Treaty Time

“Harrison! So good to see you.”

“My name is Tonondah Inok.”

“Ton…what is it again?”

“Tonondah Inok.”

“Tonomah…you know, that’s just not going to work for me, Harrison.”

“In your language it means Red Wolf.”

“That’s a name for a dog, not a man. What’s wrong with Harrison? It’s a good name. We had two Presidents named Harrison.”

“I know.”

“Really? You did? Probably from the Indian schools, right. Well, I’m not here to give you a history lesson, Harrison. Do you know why I called you here?”

“You want to take more of our land.”

“No, of course not! It’s just time to renegotiate our treaty with your proud people.”

“My people are not so proud anymore. Pride has cost us too much.”

“Nonsense! I’ve often said that pride is the one thing your people truly possess, Harrison.”

“I see.”

“That’s a compliment.”


“What do we say when people pay us a compliment, Harrison?”

“Thank you.”

“Excellent. Good manners cost nothing, my friend. Now, as to this treaty. We’d like to make some changes in the renegotiation process. That is, we would like to alter the treaty as it currently stands.”

“I would rather not.”

“I thought you were complaining last time we met that that treaty was unfair.”

“I was. But I do not think that renegotiating it would make it any less unfair.”

“Harrison, a suspicious mind is the sign of low character. It’s very ugly and small. It’s not becoming to a leader of your stature.”

“I see.”

“I’m only saying these things to help you become a better person.”

“I appreciate that.”

“Well, then, you’ll also appreciate that our goal in renegotiating the treaty is to making things better for you, not for us.”

“How so?”

“There’s been a lot of sickness among your tribe, hasn’t there, Harrison?”

“Yes. Many have taken ill and died.”

“Well, our scientists have discovered the cause.”

“I thought it was those infected blankets you sold us.”

“All right, Harrison, have you ever heard of good faith? That means we need to establish trust on both sides. I have trust, all right? But there is no trust on your side. So you’re not negotiating in good faith, are you?”

“No, I suppose not.”

“First of all, we did not sell you those blankets. We gave them to you. Or rather we sold them to you at cost, which is practically giving them away. And second, we haven’t been able to establish that they were infected when we delivered them. It could have happened at any time. Someone in your own tribe could have done it.”


“It’s no good stereotyping, Harrison. There are bad people in every group.”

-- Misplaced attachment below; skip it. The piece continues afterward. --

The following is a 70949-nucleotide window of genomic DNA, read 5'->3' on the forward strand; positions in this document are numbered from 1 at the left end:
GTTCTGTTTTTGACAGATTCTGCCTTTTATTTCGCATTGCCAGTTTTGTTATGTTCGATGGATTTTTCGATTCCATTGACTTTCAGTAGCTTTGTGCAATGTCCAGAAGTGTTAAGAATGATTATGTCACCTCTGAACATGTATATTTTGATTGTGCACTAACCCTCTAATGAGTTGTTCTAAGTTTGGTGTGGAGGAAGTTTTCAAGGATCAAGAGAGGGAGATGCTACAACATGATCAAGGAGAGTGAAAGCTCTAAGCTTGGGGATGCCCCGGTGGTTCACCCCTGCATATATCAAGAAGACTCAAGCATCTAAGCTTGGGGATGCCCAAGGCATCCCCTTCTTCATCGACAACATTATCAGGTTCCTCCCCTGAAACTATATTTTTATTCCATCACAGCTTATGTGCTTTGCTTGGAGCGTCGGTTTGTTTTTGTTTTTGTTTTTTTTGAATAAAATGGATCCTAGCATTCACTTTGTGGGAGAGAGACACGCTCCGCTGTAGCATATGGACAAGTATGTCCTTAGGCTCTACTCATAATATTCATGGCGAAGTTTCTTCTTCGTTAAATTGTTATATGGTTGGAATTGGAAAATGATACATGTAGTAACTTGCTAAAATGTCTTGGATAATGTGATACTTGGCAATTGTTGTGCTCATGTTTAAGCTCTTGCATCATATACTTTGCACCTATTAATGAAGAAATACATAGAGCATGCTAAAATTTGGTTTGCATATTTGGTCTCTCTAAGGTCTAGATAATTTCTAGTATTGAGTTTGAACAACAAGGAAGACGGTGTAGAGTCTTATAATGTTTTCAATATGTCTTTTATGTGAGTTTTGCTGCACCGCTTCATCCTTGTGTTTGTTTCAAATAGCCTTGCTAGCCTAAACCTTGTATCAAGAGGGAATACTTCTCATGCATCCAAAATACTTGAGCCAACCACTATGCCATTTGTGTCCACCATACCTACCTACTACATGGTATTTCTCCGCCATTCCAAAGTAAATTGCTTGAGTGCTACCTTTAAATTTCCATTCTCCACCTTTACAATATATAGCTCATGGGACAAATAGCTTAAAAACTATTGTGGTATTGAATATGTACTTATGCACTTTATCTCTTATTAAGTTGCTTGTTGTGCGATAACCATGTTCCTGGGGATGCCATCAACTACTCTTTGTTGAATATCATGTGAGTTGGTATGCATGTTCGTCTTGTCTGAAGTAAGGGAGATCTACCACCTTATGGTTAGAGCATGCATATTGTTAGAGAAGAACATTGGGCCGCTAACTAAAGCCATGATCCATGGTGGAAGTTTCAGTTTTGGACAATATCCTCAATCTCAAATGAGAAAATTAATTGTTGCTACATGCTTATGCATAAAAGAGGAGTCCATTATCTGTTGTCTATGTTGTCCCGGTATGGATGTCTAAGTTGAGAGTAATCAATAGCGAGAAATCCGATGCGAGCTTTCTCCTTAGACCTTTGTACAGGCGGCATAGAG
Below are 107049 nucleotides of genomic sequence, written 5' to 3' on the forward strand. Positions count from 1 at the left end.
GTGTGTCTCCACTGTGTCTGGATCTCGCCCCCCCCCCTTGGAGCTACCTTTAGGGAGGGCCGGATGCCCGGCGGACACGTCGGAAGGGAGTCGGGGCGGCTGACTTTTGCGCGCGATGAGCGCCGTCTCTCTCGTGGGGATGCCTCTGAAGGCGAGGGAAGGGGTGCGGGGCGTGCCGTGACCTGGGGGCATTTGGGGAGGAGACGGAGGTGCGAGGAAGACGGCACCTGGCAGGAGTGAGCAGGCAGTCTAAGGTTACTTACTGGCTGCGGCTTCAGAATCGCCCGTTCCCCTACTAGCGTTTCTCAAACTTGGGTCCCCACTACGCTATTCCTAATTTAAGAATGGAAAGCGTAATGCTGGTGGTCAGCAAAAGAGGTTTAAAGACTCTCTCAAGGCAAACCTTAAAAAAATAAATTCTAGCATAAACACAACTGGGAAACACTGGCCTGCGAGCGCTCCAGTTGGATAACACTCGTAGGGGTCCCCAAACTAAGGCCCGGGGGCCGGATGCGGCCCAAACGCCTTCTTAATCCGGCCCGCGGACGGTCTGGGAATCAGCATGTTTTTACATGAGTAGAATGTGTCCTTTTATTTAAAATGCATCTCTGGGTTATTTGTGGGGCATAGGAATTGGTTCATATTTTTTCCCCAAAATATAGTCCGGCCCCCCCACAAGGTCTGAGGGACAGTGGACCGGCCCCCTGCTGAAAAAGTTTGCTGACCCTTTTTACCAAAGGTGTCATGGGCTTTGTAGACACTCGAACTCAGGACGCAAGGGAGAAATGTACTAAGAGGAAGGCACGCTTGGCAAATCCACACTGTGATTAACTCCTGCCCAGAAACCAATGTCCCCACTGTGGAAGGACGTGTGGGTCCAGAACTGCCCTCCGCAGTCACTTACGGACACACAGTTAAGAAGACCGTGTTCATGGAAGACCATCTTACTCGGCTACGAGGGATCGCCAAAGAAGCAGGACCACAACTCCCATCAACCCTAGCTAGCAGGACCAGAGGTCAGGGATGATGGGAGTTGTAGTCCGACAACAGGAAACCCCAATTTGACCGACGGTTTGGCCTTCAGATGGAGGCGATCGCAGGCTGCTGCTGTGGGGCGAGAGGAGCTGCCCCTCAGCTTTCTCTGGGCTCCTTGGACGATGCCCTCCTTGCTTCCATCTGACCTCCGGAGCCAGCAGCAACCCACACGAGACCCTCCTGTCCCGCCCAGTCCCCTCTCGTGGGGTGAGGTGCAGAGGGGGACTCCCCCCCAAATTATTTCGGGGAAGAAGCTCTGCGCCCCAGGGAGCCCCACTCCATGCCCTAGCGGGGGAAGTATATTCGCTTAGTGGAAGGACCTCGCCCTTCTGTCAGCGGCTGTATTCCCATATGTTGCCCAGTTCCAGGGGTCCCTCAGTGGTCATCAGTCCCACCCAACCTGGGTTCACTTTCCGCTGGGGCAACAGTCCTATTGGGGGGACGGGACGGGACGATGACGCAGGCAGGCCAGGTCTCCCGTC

“Yes. That’s true.”

“Anyway, back to the point. We think that your people are getting sick from the black stones in the ground.”

“You mean coal?”

“Er, yes, coal. It’s terribly dangerous. Our boys in the white coats have linked it to all sorts of terrible diseases. You should see the mess it’s made of those poor fellows in Appalachia. And Harrison, we don’t want you to end up like them.”

“You don’t?”

“Absolutely not! So, what we’re proposing is to move you off that land, and onto someplace safe!”

“We don’t want to move off the land. It is all we have left.”

“Harrison, we’re not taking the land. We’re giving you even more land, in fact, just in a different — and, I might add, safer, location. This is a gain for you, not a loss. Simple mathematics, my man, just look at these numbers.”

“The man from the east says he will buy the coal from us. He has offered us a great deal of money, more than the land is worth in trade. You offer no money, only more land, land with no coal.”

“I see. Well, if money is less important than the health of your people, then I suppose there’s nothing I can tell you. But I don’t think that’s the sort of leadership your people want, is it?”

“I was born to lead my people.”

“Well, this is America, Harrison. We fought a war to get away from that sort of poisonous nonsense. Just because your father was in charge doesn’t mean you should be.”

“Your army killed my father.”

“He was shooting at us, Harrison. We were defending ourselves. It’s not like we wanted to do it.”

“So you say.”

“Harrison, are we here to rehash mistakes we’ve made in the past, or to renegotiate the treaty?”

“For the treaty.”

“And are you going to sign?”

“Do I have a choice?”

“Well, of course you do. You can choose some land you weren’t even born on, and some smooth-talking east coast businessman, or you can choose your own country’s government and the health of your people.”

“What if I don’t sign?”

“I’m not going to make you do anything, Harrison. If you don’t sign, the contract stays at is, until we can bring in some attorneys from Washington to take a look at it. If they decide everything is on the up-and-up, then you’re free to do what you like.”

“I will sign.”

“I knew you would, my friend. You are a sensible and fair man.”

“Mr. Conley?”

“Yes, Harrison?”

“Have you ever wondered what would happen if someone wanted to do to you what you have done to us?”

“I’m not sure I understand the tone of that question, Harrison. We’ve never done anything to you but treat you fairly.”

“Mmm. Well, what would happen if someone wanted to destroy you? To wipe you from the earth, as if you never had trod on its soil? To banish you and your culture, wherever you lived in the world? What if someone hated you that much?”

“Harrison, don’t be ridiculous. America enjoys the special protection of God.”

“I see.”

“That’s why we’re so powerful. There’s really no other way to explain it, is there?”

“I suppose not.”

“It’s called Manifest Destiny. Ask someone at the Indian school about it.”

“I will try and remember.”


%d bloggers like this: